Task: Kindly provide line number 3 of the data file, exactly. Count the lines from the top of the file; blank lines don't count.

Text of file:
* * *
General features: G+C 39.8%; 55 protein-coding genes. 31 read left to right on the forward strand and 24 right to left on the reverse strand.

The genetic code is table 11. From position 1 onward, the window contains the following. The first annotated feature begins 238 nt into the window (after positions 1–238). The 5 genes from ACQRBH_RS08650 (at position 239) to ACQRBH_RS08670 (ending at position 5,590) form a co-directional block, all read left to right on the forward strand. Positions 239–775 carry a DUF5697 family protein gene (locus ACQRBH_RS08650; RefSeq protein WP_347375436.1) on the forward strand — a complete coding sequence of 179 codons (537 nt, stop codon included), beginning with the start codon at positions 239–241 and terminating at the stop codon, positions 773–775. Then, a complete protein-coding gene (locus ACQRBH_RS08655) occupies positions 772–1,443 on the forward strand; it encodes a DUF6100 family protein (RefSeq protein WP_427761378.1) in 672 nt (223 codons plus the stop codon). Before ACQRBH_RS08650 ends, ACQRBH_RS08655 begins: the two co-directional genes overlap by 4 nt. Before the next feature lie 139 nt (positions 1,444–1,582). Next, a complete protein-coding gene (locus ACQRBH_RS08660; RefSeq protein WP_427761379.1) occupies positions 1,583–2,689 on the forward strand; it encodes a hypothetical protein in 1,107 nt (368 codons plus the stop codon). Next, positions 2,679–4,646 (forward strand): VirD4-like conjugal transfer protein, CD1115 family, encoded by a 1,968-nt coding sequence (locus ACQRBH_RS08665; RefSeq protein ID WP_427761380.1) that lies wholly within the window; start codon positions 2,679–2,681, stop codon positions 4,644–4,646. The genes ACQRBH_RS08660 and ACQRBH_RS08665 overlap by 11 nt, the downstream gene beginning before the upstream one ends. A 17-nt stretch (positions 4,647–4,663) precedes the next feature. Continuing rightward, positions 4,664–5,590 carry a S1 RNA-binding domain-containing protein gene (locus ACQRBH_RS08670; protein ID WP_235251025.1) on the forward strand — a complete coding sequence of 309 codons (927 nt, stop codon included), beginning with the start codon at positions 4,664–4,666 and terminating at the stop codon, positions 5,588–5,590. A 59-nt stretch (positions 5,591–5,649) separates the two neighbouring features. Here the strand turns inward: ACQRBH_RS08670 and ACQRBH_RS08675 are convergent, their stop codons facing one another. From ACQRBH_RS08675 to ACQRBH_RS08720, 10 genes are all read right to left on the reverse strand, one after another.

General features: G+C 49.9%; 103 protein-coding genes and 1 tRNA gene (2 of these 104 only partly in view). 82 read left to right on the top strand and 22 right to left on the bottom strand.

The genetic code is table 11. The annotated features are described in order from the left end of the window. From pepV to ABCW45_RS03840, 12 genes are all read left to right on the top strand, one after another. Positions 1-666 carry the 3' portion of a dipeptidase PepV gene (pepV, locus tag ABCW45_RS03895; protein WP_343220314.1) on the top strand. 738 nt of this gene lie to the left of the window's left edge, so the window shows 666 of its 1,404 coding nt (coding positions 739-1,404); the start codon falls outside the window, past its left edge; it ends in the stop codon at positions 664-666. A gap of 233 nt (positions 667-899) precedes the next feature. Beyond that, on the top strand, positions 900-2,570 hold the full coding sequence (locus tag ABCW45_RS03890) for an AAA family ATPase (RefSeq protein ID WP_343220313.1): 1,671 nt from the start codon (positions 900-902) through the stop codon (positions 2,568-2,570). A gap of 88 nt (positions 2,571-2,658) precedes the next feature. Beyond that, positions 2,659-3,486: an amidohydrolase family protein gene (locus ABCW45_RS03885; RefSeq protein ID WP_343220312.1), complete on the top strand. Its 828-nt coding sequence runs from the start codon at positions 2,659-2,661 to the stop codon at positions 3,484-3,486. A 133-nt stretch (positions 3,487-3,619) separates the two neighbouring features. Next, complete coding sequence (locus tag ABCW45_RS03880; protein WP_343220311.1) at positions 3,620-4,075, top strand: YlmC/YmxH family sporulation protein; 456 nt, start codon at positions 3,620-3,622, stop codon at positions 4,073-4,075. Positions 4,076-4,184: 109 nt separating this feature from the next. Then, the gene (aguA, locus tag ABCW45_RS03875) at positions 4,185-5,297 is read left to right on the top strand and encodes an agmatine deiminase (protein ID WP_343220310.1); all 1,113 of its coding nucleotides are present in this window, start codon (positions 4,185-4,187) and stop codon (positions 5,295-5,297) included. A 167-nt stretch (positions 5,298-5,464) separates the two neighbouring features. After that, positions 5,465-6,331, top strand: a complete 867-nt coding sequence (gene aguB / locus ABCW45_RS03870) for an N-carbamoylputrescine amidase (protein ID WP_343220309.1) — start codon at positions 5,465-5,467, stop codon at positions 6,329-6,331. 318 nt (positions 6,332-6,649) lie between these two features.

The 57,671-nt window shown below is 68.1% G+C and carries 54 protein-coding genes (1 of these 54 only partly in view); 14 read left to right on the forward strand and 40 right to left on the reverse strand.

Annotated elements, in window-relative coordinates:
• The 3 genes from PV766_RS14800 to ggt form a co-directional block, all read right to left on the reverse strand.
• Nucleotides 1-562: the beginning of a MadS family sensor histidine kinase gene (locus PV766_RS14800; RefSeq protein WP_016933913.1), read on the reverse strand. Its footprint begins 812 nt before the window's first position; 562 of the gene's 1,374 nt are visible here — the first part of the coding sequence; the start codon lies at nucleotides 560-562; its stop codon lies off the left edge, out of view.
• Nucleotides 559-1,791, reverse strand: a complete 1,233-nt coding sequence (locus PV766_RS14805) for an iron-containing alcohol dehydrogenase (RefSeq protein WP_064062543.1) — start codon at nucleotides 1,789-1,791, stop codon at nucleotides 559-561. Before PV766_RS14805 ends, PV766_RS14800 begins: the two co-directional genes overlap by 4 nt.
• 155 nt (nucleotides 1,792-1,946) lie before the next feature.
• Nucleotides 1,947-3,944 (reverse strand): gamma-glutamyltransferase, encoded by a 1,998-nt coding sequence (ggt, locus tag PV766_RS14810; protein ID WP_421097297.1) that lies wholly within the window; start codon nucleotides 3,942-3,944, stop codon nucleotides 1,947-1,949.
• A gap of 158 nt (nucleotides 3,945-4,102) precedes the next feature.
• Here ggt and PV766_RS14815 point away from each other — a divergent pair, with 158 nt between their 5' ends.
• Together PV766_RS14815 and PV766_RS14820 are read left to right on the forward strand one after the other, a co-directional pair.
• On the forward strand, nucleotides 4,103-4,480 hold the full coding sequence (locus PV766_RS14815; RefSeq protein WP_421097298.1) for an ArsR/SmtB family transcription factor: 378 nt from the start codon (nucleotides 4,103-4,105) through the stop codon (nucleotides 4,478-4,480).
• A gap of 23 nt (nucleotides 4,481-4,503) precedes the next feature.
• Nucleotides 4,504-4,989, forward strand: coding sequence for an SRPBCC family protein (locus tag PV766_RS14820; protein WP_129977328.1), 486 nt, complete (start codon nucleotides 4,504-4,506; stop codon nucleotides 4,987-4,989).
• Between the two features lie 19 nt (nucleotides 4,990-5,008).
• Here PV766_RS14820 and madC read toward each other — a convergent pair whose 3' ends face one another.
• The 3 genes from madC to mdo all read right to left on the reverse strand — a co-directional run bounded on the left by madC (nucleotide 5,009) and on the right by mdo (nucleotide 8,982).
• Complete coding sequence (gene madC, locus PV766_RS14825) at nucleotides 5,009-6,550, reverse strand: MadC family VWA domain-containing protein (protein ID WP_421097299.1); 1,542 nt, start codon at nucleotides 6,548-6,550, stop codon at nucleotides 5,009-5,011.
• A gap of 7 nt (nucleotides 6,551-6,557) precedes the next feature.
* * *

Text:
General features: G+C 49.9%; 103 protein-coding genes and 1 tRNA gene (2 of these 104 only partly in view). 82 read left to right on the top strand and 22 right to left on the bottom strand.